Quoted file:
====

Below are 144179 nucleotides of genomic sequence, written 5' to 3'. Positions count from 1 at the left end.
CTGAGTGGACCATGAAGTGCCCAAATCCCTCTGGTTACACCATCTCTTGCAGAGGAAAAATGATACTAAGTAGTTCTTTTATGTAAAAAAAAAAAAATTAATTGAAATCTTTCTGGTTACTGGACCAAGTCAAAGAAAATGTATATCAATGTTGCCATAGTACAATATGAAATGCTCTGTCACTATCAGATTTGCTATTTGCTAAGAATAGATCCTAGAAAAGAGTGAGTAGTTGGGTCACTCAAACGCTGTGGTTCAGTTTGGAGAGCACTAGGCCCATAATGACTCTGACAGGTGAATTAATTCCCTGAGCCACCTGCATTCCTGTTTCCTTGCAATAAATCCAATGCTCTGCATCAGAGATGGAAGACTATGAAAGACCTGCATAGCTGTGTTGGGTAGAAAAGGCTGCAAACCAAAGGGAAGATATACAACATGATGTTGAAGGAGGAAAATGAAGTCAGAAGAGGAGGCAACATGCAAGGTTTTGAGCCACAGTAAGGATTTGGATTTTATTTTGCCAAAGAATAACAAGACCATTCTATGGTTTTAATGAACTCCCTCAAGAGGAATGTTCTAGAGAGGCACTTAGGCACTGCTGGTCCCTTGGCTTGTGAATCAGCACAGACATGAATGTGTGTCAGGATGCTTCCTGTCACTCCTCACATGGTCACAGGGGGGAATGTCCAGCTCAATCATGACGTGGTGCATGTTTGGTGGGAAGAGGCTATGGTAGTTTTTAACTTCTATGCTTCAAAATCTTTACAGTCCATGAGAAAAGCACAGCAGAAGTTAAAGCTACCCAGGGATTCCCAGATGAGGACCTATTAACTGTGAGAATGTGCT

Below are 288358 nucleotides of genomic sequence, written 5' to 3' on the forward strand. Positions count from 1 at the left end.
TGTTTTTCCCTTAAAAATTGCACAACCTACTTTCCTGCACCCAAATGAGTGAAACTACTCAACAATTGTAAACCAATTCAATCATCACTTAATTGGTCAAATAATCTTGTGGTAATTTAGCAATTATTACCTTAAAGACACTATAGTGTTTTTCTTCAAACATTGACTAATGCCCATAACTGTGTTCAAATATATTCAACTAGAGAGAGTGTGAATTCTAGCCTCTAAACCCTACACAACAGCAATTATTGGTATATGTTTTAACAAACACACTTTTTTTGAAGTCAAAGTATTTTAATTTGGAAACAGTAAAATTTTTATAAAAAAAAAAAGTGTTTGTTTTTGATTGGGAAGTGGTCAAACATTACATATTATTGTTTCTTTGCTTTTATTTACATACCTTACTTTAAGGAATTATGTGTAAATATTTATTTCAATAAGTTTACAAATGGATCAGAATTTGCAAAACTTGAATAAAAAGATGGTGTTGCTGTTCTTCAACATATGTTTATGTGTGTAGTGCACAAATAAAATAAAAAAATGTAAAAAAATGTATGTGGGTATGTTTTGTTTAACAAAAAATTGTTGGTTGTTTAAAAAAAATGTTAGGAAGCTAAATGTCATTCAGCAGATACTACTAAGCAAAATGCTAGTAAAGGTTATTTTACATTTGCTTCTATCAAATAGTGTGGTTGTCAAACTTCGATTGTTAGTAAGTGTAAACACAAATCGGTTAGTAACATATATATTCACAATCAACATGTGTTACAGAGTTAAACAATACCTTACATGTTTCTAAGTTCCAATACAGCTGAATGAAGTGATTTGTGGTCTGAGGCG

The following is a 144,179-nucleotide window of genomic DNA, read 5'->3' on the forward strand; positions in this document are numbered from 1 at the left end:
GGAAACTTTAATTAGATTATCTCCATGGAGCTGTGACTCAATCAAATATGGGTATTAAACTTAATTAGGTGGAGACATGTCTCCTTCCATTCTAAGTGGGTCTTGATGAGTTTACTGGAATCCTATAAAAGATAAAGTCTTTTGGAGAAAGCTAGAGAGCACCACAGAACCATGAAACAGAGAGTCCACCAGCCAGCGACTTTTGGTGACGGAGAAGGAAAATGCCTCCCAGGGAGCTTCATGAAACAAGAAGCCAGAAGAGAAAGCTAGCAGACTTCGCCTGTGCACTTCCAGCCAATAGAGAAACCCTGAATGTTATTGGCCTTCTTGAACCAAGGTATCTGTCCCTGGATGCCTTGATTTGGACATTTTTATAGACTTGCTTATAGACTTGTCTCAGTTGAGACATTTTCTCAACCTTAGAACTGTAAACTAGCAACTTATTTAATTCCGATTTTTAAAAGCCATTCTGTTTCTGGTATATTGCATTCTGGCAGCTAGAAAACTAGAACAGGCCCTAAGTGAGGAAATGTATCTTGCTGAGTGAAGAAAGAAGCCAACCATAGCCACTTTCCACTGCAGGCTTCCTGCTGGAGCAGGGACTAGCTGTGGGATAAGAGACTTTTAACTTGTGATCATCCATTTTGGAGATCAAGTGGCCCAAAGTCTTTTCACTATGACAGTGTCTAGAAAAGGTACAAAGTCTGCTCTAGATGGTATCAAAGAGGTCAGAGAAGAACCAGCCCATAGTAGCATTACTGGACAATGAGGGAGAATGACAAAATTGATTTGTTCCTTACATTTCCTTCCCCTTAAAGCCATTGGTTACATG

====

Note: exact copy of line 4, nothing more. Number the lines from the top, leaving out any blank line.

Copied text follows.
TGTTTTTCCCTTAAAAATTGCACAACCTACTTTCCTGCACCCAAATGAGTGAAACTACTCAACAATTGTAAACCAATTCAATCATCACTTAATTGGTCAAATAATCTTGTGGTAATTTAGCAATTATTACCTTAAAGACACTATAGTGTTTTTCTTCAAACATTGACTAATGCCCATAACTGTGTTCAAATATATTCAACTAGAGAGAGTGTGAATTCTAGCCTCTAAACCCTACACAACAGCAATTATTGGTATATGTTTTAACAAACACACTTTTTTTGAAGTCAAAGTATTTTAATTTGGAAACAGTAAAATTTTTATAAAAAAAAAAAGTGTTTGTTTTTGATTGGGAAGTGGTCAAACATTACATATTATTGTTTCTTTGCTTTTATTTACATACCTTACTTTAAGGAATTATGTGTAAATATTTATTTCAATAAGTTTACAAATGGATCAGAATTTGCAAAACTTGAATAAAAAGATGGTGTTGCTGTTCTTCAACATATGTTTATGTGTGTAGTGCACAAATAAAATAAAAAAATGTAAAAAAATGTATGTGGGTATGTTTTGTTTAACAAAAAATTGTTGGTTGTTTAAAAAAAATGTTAGGAAGCTAAATGTCATTCAGCAGATACTACTAAGCAAAATGCTAGTAAAGGTTATTTTACATTTGCTTCTATCAAATAGTGTGGTTGTCAAACTTCGATTGTTAGTAAGTGTAAACACAAATCGGTTAGTAACATATATATTCACAATCAACATGTGTTACAGAGTTAAACAATACCTTACATGTTTCTAAGTTCCAATACAGCTGAATGAAGTGATTTGTGGTCTGAGGCG